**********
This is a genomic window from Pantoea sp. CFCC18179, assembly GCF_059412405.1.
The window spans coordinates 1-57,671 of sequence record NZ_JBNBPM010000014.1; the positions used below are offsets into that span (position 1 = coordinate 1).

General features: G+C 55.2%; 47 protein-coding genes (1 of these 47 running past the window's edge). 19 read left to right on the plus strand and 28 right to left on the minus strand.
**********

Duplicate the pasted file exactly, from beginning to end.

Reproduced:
This is a genomic window from Pantoea sp. CFCC18179, assembly GCF_059412405.1.
The window spans coordinates 1-57,671 of sequence record NZ_JBNBPM010000014.1; the positions used below are offsets into that span (position 1 = coordinate 1).

General features: G+C 55.2%; 47 protein-coding genes (1 of these 47 running past the window's edge). 19 read left to right on the plus strand and 28 right to left on the minus strand.